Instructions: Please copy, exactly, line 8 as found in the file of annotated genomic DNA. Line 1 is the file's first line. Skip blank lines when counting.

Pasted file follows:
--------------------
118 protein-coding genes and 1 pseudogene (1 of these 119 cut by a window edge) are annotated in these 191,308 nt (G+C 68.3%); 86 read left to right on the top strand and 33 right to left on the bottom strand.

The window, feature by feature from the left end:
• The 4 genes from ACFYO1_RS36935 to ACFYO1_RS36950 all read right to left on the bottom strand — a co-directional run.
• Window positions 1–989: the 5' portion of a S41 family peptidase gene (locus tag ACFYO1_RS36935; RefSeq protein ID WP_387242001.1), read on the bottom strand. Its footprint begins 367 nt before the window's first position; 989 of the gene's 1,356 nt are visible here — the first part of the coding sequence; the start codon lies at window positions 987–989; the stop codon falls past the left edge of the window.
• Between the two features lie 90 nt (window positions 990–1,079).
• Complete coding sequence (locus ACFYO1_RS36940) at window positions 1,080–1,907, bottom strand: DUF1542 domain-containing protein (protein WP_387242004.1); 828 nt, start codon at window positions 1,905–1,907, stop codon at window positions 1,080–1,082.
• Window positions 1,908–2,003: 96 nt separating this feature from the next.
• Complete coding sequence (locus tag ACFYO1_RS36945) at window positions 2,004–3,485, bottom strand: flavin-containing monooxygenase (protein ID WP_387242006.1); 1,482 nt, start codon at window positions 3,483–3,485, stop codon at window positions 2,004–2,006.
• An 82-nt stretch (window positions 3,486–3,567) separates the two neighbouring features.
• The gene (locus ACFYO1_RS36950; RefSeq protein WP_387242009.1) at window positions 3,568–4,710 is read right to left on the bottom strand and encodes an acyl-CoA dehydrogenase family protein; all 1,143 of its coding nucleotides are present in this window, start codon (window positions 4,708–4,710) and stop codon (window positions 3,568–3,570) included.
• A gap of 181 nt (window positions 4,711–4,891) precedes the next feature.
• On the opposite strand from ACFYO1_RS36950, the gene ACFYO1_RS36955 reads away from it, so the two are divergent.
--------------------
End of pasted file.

• Complete coding sequence (locus tag ACFYO1_RS36945) at window positions 2,004–3,485, bottom strand: flavin-containing monooxygenase (protein ID WP_387242006.1); 1,482 nt, start codon at window positions 3,483–3,485, stop codon at window positions 2,004–2,006.